Unverified themes are for sale through other marketplaces such as Themeforest where there are currently more than 900 Shopify themes.
Shopify’s themes represent the fact that most users are users and will be more likely comfortable digging into the code.
For restaurants and other non-traditional “online” businesses, there’s a new Express theme that allows businesses to create an online store quickly and easily. I like that Shopify made quick adjustments to their platform for businesses affected by COVID-19. Many restaurants don’t need online stores, but the new theme makes it easy for them to take orders online.
Both surpassed Google’s mobile UX score, but Squarespace beat Shopify by just a point.
One thing to keep in mind is that with the latest version of the platform, currently 7.1, you cannot switch your template after you select it. But, since all the templates use the same technical groundwork, you should be able to recreate the look of another template by changing colors and fonts.
Of course, for the busy store owner, this isn’t an ideal solution. It would be better if you could switch templates as needed and preview them before making the switch. Previewing alone would help you be completely certain you want to make such a big change.
With Shopify, you can change templates back and forth as needed.
Winner = Squarespace
Squarespace has a slight edge because of the number of free themes and its mobile UX score.
Head To Head: Ease Of Use
Even if an ecommerce platform offers all sorts of amazing features, if you can’t easily figure out how to build your website or manage your store with them, cause yourself more stress. Either you have to spend money with a web developer or spend hours on a course platform or YouTube trying to figure it out.
|Platform||Ease of Use||Phone Support||24/7 Support||Chat Support||Community Rating||# of Apps/ Plugins|
Shopify and Squarespace are fairly similar in terms of their interface and layout. Both platforms give you a menu on the left side of the screen to navigate through everything. The right side of the screen is for editing content, adding products, etc.
Overall, though, Squarespace’s interface is the more elegant option and is easier to use, especially for content management.
Setting up navigation and using the drag-and-drop layout engine is easy and straightforward. The ecommerce features are a bit easier to use, though that’s likely because there aren’t as many to choose from.
All that said, the Shopify dashboard isn’t difficult to use. It’s just not as intuitive and attractive as Squarespace. When you consider this alongside the fact that it takes a bit longer to set up pages and products in Shopify, that’s why Squarespace has the edge in this one.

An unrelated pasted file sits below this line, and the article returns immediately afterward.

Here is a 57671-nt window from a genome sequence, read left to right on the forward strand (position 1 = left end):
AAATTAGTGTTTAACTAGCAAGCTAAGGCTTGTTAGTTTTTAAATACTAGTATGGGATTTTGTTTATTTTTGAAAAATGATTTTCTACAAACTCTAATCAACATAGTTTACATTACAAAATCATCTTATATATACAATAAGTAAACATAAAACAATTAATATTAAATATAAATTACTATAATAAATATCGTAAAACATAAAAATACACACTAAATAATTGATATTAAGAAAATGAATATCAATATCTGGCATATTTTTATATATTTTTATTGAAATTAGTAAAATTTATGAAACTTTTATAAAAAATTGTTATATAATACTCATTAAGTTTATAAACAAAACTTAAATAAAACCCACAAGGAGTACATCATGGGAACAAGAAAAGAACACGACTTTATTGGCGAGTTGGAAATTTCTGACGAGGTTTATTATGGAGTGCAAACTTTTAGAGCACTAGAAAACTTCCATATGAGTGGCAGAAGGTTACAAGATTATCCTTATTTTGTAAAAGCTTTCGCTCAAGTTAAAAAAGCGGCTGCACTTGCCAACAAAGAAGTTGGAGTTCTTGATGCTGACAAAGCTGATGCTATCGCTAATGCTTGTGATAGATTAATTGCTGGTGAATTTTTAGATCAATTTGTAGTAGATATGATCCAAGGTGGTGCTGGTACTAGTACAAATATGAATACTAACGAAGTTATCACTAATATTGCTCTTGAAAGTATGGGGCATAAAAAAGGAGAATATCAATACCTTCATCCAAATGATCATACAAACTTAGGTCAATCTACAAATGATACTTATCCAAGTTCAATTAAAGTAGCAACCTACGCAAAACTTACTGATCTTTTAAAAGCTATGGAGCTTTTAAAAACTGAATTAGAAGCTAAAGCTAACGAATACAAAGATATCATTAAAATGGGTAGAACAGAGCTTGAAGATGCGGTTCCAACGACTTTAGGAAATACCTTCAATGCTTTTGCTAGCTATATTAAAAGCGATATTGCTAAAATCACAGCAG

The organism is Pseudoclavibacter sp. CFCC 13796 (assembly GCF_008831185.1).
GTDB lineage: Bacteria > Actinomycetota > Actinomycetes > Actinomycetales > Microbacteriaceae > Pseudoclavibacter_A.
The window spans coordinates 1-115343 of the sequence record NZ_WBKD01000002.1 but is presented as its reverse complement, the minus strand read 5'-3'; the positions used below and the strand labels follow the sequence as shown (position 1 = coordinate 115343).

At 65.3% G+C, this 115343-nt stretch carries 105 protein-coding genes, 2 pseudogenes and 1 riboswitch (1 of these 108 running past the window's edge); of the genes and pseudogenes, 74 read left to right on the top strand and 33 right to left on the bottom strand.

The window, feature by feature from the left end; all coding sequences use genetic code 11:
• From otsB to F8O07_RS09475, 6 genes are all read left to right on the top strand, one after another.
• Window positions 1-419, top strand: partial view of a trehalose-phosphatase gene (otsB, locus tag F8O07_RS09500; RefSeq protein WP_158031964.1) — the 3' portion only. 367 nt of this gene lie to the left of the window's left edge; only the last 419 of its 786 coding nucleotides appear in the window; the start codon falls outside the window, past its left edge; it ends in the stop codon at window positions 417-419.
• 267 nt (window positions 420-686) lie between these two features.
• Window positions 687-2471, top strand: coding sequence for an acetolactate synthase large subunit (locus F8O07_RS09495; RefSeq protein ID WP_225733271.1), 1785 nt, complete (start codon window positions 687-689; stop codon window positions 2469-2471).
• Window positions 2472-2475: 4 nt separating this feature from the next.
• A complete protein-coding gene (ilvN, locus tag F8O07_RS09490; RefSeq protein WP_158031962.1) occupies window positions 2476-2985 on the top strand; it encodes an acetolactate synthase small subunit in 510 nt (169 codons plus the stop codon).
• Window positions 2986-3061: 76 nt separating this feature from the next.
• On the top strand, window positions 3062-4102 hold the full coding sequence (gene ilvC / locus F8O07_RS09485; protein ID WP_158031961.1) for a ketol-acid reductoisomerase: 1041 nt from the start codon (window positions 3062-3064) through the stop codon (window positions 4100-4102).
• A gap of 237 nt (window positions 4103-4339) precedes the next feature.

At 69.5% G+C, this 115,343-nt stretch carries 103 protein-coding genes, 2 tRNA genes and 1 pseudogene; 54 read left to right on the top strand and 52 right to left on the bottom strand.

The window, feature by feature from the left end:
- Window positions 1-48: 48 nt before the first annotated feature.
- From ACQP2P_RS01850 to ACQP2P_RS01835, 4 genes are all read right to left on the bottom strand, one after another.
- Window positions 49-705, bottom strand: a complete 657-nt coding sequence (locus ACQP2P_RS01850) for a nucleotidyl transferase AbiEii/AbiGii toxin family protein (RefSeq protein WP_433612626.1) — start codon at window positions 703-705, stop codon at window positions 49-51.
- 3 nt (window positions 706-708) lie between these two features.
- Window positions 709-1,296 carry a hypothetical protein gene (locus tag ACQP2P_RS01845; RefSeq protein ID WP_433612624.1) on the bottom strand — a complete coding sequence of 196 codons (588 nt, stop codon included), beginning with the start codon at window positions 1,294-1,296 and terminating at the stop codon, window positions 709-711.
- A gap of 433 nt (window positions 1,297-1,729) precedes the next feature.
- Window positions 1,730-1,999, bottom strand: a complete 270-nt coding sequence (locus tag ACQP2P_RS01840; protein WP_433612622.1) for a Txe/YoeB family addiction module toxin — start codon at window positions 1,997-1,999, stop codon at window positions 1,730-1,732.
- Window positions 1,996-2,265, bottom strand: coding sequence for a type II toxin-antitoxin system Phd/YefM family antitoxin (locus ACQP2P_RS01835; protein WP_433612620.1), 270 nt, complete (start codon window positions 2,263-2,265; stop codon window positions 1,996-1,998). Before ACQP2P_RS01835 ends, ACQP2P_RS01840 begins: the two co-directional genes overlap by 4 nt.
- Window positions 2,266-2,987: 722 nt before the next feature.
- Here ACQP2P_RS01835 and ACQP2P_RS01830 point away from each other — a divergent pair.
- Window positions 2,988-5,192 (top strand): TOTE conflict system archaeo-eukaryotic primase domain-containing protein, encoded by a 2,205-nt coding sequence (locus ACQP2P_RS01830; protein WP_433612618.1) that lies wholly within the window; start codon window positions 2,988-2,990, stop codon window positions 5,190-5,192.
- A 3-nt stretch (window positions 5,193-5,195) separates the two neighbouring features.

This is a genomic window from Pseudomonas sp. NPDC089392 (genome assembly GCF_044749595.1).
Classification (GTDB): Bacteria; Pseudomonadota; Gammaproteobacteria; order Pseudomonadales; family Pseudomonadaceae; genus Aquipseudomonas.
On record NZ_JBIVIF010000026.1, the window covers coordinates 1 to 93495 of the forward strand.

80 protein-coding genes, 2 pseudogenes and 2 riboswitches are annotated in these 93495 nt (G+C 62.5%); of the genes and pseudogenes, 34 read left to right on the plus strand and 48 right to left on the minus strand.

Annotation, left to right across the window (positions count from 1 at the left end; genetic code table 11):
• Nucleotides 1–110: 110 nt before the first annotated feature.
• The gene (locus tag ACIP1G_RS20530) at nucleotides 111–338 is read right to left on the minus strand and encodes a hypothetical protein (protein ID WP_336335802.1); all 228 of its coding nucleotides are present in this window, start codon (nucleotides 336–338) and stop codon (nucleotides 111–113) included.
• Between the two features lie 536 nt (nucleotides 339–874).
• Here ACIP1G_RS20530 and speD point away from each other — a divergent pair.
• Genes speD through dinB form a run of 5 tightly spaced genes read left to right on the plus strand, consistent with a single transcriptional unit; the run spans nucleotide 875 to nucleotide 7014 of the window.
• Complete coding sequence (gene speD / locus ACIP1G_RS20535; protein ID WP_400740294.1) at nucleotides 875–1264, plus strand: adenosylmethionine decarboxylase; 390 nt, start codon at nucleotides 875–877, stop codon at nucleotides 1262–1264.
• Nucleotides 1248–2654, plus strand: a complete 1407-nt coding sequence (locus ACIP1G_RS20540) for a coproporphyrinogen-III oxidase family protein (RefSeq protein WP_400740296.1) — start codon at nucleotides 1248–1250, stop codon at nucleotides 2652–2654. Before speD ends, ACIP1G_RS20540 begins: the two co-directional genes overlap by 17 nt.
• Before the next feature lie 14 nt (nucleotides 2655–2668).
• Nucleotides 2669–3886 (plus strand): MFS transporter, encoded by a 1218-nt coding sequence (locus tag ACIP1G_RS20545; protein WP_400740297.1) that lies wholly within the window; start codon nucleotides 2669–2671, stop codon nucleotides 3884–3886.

The primary difference between the Squarespace and Shopify user interfaces is that Shopify uses a” What You See is What You Get” or WYSIWYG design approach, which creates limitations on content presentation. The drag-and-drop approach with Squarespace makes it possible to move content around however you want and put it wherever you want it.
It is possible to create the Squarespace experience with Shopify, but it means you have to install another third-party app for the app store. But, that means another monthly fee… and depending on how many other paid apps you use to get what you need, those can add up quickly.
Squarespace is off Dragon drop website builder isn’t easier to use, but you can’t just drag and drop anything anywhere. It’s all based on sections and requires a bit of patience to get everything right.
I think Squarespace was going for the clean look, but that look took out a bit on the ease of use. If you log into Shopify, you see that the dashboard is spread out, and you know where to go for what you’re looking for. It makes things easier by providing guys and props to get you through it.
Squarespace’s dashboard is less cluttered, but it’s so laid-back that many beginners have to spend a bit of time looking for stuff. There are no visual clues to guide things along.
Are You Going To Choose Shopify Or Squarespace?
Ultimately, the choice between Shopify vs. Squarespace comes down to what you’re looking for. If you’re not completely focused on building an ecommerce store, then Squarespace could be the better answer. But it’s not for everyone. Shopify is the best overall ecommerce platform, but depending on your budget, style, and products, it may not be the best for you.
Squarespace’s limited ecommerce features don’t compete against Shopify. But that doesn’t mean you should completely write it off.
Why you should go with a Shopify website:
- Multichannel selling
- Easier to build
- 24/7 user support
- Better suited to larger stores
- Comprehensive sales features
Why you should go with a Squarespace website:
- Ideal for small stores selling just a few products
- Lower price point on entry plan
- Some of the best template designs
- Great blogging features
If, after reading this, you still find yourself looking for a Squarespace alternative, take a look at BigCommerce and Wix. These are both good options for your online store. But, like If you want more in-depth information about Shopify, read my detailed review or one of my other Shopify comparison pieces such as Shopify vs Wix.